Home Before Dark by Riley Sager -- After her father dies, Maggie is surprised to learn that her childhood home - the one her family fled because it was haunted - had never been sold and she'd inherited it. Now a house flipper, Maggie is determined to fix up Baneberry Hall and find out the reason her family fled without any of their belongings. Is it truly a haunted house or is there some other explanation? Pretty good.



Written on the Wind by Elizabeth Camden -- Book 2 in The Blackstone Legacy. I don't love this series as much as I liked other books that I remember from her. I remember really enjoying her books years ago, but these are just ok. Not bad, but not overly-interesting to me. Dmitri is Natalia's Russian contact whom she has a telegram relationship with. Both are mentioned in book 1, and their story is fleshed out in this one. Likeable enough characters really, but maybe not the most interesting story...I don't know.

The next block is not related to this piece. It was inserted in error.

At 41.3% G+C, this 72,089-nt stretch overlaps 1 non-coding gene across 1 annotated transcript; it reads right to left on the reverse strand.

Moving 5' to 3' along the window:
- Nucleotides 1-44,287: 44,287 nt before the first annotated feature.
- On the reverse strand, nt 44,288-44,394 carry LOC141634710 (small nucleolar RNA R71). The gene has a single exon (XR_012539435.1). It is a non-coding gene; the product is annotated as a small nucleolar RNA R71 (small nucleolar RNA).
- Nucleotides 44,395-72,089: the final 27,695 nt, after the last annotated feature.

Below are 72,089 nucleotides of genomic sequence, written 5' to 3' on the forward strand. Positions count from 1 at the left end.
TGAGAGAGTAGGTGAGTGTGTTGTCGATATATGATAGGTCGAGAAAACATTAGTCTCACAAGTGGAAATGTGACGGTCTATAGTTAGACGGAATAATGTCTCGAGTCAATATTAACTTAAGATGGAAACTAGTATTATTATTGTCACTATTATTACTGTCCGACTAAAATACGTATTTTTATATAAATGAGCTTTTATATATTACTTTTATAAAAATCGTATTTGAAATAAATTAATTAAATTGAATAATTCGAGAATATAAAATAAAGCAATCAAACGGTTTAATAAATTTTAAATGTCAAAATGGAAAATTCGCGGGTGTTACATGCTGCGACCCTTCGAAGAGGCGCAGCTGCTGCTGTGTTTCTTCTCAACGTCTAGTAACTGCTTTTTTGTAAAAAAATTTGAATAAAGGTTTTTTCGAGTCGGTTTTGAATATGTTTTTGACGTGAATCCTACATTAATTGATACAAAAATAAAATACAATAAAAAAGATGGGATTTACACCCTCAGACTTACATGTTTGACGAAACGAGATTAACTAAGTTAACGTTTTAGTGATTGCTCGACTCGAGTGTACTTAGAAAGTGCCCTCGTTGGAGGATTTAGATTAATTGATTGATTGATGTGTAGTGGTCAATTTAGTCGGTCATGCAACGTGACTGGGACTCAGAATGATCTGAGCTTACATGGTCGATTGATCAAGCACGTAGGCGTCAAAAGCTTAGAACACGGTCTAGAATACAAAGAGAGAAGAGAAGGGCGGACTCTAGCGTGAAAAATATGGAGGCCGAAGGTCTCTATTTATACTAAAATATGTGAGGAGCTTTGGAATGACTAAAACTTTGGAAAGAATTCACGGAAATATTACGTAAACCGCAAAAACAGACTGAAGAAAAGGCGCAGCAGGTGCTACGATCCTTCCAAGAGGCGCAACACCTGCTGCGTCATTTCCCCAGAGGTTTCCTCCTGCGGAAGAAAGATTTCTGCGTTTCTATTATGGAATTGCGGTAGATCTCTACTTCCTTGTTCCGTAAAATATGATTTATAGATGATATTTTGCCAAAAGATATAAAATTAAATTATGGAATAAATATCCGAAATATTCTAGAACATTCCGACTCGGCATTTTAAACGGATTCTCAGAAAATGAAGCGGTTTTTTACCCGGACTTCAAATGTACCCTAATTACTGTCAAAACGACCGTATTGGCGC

Jackie & Me by Louis Bayard -- A story about Jackie Bouvier and her friendship with Lem Billings, a good friend to John "Jack" Kennedy. This book is told through the eyes of an older Lem about Jackie's friendship and becoming engaged to Jack. I must admit that I am not a fan of the Kennedy men (especially as they are portrayed in books I've read).  Decent story. It was a quick read.



Wish You Were Gone by Kieran Scott -- Emma deals with the aftermath of her husband's accidental death: he drove into the garage wall while driving drunk, but something about it seems a little off. Emma along with her friends Lizzie and Gray do a bit of investigating. Pretty good.